People in Paris show support to the newspaper

How to explain the tragedy in Paris to kids

I’d like to take a minute to explain why — and how — News-O-Matic made the choice today to cover the recent event in Paris, France. We did not cover the initial attack on the Charlie Hebdo in Wednesday’s edition. At the time, the news was focused on the killers and the ensuing manhunt. “It’s scary,” our child psychologist, Dr. Ohr, said. But what followed was too important to ignore — the outpouring of support for free speech.

As the first daily newspaper for kids, we recognize that it is part of our mission to instill a value of the press to young readers. This horrendous tragedy provides a chance for students to learn about the need for free speech, as well as the global community that came together to support it.  

More importantly, our audience deserves the opportunity to understand what’s going on. After all, 9-year-old Thelma wrote this note in our News Room: “Hey Russ. Did you hear what happened in Paris yesterday? It almost made me cry when I heard it.”

Ultimately, we decided to focus not on the attack itself but on the unifying message that the press cannot and will not be intimidated. It’s why our article began with the concept of a free press and ended with the fact that journalists will print a million copies of the next edition of Charlie Hebdo — on time.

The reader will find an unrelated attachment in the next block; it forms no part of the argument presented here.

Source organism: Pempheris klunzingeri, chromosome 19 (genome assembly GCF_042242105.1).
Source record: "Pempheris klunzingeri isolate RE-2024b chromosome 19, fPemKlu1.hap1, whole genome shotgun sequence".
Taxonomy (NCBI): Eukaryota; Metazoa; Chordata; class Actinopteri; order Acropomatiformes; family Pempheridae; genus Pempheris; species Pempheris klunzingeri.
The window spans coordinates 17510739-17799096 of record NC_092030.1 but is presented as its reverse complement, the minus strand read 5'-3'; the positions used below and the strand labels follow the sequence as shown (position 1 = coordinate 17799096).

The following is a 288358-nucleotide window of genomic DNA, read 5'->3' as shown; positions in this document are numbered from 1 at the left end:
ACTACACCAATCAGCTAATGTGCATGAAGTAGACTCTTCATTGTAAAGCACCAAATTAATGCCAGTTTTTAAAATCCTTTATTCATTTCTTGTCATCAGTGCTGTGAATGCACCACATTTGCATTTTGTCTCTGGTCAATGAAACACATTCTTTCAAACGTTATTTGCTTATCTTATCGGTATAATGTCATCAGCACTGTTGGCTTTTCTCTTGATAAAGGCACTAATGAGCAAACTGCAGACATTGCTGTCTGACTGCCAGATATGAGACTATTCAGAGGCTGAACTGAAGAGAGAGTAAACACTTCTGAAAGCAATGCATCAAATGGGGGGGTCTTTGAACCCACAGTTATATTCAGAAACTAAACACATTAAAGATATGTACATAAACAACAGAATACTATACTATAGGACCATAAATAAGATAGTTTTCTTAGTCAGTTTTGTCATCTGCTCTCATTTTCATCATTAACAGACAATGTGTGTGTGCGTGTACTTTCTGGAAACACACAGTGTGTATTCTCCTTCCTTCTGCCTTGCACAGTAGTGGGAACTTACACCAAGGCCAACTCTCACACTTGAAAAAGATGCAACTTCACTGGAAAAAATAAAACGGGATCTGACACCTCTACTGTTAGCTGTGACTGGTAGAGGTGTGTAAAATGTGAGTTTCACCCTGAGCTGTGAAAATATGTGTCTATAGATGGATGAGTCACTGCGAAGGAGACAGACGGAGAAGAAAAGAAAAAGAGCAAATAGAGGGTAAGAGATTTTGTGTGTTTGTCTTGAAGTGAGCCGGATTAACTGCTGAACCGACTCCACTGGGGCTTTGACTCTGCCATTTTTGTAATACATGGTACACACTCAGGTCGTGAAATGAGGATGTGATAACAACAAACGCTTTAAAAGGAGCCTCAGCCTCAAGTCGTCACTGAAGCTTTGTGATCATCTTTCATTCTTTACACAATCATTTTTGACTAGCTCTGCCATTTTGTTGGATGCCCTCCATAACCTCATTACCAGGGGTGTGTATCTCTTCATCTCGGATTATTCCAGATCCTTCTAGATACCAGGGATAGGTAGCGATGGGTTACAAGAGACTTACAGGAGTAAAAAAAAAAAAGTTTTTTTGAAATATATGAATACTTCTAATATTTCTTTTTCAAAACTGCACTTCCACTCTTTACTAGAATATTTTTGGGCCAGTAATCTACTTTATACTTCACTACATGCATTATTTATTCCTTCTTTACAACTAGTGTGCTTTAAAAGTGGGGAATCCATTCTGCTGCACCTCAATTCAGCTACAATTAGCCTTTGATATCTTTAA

And what did Dr. Ohr say about our final copy (see below)? “It’s developmentally appropriate and sensitive to the emotional reactions of children.”

Upset by the news? Read Dr. Ohr’s post on how to deal with upsetting news here.


The World Stands with France

Most people in the world have freedom of speech. That is the right to express opinions and ideas freely. People often use that freedom by writing newspapers, magazines, or blogs. However, their words and images may sometimes upset others.

On Wednesday, gunmen attacked people who worked for a French magazine called Charlie Hebdo. They killed 10 workers at the office in Paris, France. They also killed two police officers. The attackers were angry that the magazine had printed cartoons of the Muslim Prophet Mohammed. It is against the rule of the Islam religion to show his image.

Across the planet, millions of people showed their support for the magazine. Many held pens and pencils in the air to represent that a free press is essential. Others carried signs that said “Je suis Charlie.” That means “I am Charlie” in French, a symbol that they stand by the magazine.

Gathering in Nice, France, after the attacks

Gathering in Nice, France, after the attacks

World leaders also showed their support. The shooting was a “cowardly and evil attack,” said U.S. President Barack Obama. “These terrorists fear freedom of speech and freedom of the press,” he added.

Muslim leaders wanted people to know that the killers do not represent their religion. “This is not Islam,” said Arif Khan in England. “This was an evil act, and it insults Islam and its teachings.”

Journalists promised not to let the attack scare them. They are working to print a million copies of the next edition of Charlie Hebdo on Wednesday.

By Russell Kahn

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Image Credits: JEFF PACHOUD - AFP - GETTY IMAGES (top) - Valery Hache-AFP-Getty Images (bottom)
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  • Story Twentyfour

    dont fill the minds with fear